With the new year, I’ve been motivated to try a few new things: fermenting, healthy cleansing (read: no juices or starvation), and taking real food cooking to a new level. I’ll start on fermentation and why it’s piqued my interest.
Hubs and I started taking a liquid probiotic supplement every morning last fall. We both agreed that we felt better after taking it – helped to keep us balanced and the digestive tract functioning more smoothly. I became a fan and a repeat customer. Two issues: it’s hard to find and pricey. Well, what’s in this magic elixir but the extract of fermented real foods?
I found inspiration from many fellow bloggers in the real food community about fermenting:
- Probiotic fruit snacks from Coconut Mama
- Fermented berries from OhLardy!
- Fermented Carrots from My Cultured Palate
- Crunchy Fermented Pickle Slices from GirlMeetsNourishment
- …And an easy to follow starter guide from OhLardy!
And so I began last week. I started with lacto-fermentation, straining a container of whole milk plain yogurt and reserving the liquid that resulted (whey). Thanks to OhLardy! for the step-by-step instructions here. A fun by-product of this was ultra-rich homemade Greek yogurt, which I had for breakfast this week. With my homemade whey, I tried making sparkling orange juice – add a few tablespoons of whey to OJ for a probiotic rich drink. And then, I moved on to fermented coleslaw.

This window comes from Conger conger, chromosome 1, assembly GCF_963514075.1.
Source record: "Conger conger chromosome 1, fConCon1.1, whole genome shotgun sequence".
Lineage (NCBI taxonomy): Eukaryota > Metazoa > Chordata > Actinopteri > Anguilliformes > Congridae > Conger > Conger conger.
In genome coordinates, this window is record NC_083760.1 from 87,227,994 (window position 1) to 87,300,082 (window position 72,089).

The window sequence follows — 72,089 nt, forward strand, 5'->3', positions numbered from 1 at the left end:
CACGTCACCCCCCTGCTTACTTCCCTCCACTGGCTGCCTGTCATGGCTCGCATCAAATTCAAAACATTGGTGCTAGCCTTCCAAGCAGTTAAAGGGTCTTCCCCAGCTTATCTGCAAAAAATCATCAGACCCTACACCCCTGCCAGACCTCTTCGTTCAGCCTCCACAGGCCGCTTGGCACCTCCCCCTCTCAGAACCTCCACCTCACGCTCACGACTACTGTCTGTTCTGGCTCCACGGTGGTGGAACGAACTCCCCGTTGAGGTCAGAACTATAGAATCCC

Roughly following the Fermenting Vegetables recipe from Feedmelikeyoumeanit, I made my first batch of slaw using salt as my fermenting agent. Super exciting. I used my Cuisinart to shred 1/2 head of purple cabbage and slice 1 whole yellow onion, grated 1 carrot by hand, and then used the equivalent of 1 sliced red bell pepper that I had “put up” over the summer from Wolfe Spring Farm‘s CSA. Felt like a regular homesteader, I did.
The recipe filled 2 – 1 pint Mason jars. After 2 days of rest, I carefully opened one jar to test it and tamp it down. As forewarned, open carefully! There are live cultures inside and pressure builds. The concoction bubbled up and spilled ruby-colored juice on the counter, but it needed a few more days to “cook.” I sealed the jars back up and left them alone. By day 5, we were ready. Shifted to the fridge, my fermented slaw was ready to go. Crunchy, salty, savory, I ate several forkfuls with my dinner last night and loved it. I can’t say that the digestive benefits were felt as immediately as with taking a supplement, but I knew I was eating something real and homemade.
Have you ever fermented?